Public Interest Page (II) - Protecting Against Identity Theft / Phishing

 

 

 

 

 

 

 

 

You can request a copy of your current credit report once per year from the three major credit reporting agencies/bureaus, Equifax, Experian and Transunion.  An efficient way to approach this would be to alternate the respective requests on four month intervals. Hence; the initial request would be made to "x", four months later to "y" and four months after that to "z".  You will have received a current credit report every four months from the three major respective credit reporting agencies/bureaus which are listed above and on the FDIC website listed below:

http://www.fdic.gov/consumers/consumer/news/cnwin0203/three.html

Protect your devices with secure passwords. Would you leave your home or car unlocked? Not having your Smartphone or computer secured allows thieves to see that they can learn about you. Take it one step further and make sure your passwords are not easy for others to figure out.

Utilize smarter sharing practices on social media. The standard recommendation of not posting your vacation pictures real time remains. Get home, unpack your luggage then tell the world about the amazing three week cruise. The less known danger of social media is identity thieves looking for personal information you use as a favorite, easy to remember password, including the names of pets, children or grandchildren.

Encrypt your computer. Encrypting your computer means that someone has to have your password (or encryption key) in order to utilize the contents should they get access to your hard drive.

Ask about the security practices of those who handle your information. The FTC recommends before sharing sensitive information at your workplace, a business, your child's school or a doctor's office, ask why they need it, how they will safeguard it, and the consequences of not sharing.


Protecting your personal information is important to us at Securities America. For more information on obtaining and monitoring your accounts and credit history, and for tips on protecting your identity, please give my office a call.

 

 

Phishing is an attempt to steal accounts, passwords, usernames, and/or financial information by masquerading as a trustworthy party.

Phishers on various websites may try to gain access to your  account by getting you to login to a fake (but real looking) clone site that is linked from an email they send you. The phisher can then use your account to post scam ads.

How Phishing works:

1.  You receive a supposedly official email from one of the websites you visit, asking you to confirm your password, username, phone number, or credit card information.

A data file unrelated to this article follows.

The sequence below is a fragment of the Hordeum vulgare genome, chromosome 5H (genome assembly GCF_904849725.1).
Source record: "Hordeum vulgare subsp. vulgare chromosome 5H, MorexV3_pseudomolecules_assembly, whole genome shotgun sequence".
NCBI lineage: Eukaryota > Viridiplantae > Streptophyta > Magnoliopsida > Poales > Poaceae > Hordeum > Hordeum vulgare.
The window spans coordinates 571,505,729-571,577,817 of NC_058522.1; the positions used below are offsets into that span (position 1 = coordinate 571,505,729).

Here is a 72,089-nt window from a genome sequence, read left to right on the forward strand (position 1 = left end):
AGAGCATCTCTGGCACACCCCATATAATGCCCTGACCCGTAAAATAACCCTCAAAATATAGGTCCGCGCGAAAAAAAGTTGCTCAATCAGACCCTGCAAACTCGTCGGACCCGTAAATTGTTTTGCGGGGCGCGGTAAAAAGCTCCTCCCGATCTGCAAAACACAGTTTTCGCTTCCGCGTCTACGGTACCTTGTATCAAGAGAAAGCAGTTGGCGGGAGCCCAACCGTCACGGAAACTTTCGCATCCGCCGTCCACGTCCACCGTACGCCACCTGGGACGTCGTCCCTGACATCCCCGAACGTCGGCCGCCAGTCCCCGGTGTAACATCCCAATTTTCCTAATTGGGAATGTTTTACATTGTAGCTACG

• This email may threaten you with the removal of your posts or the closure of your account if you do not comply immediately.
  • If the sender is using email spoofing, the message may appear to come directly from one of the websites you visit.

2.  You click the link in the email and are taken to a fraudulent third-party site that may resemble a legitimate familiar website page.

3.  You may be asked to download an attachment, install specific software, or receive a message to your phone.

4.  You enter your login information on the fraudulent page, inadvertently providing it to a third party.

5.  The third party scammer can then use the information you provided to gain access to your actual  account.

How to avoid phishing attempts and protect your account information:

  • Never click on email links that ask you for any personal or account information.
  • Make sure to login to your account only by navigating manually to your desired website..
  • If you are unsure about the status of your account or your posts, the safest way to check is to go directly to the respective website and login.
  • If you do not see any problems within your account, you may be able to safely ignore any messages to the contrary.
  • Never provide a phone authentication code to anyone else, other than your trusted source.
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  • Use common sense. If an email seems suspicious, fishy, or too good to be true . . . . it probably is!

Think you've been phished?

If you see strange activity or unfamiliar posts on your account page, please change your password immediately and manually delete any recent post(s) you may have made to the respective website..

If you use the same password for your email account (or any other services), you may want to change those passwords as well.

The Anti-Phishing Working Group (APWG) | FTC Phishing Avoidance Tips | Wikipedia: Phishing

 

 
 

 

 

 

 

 

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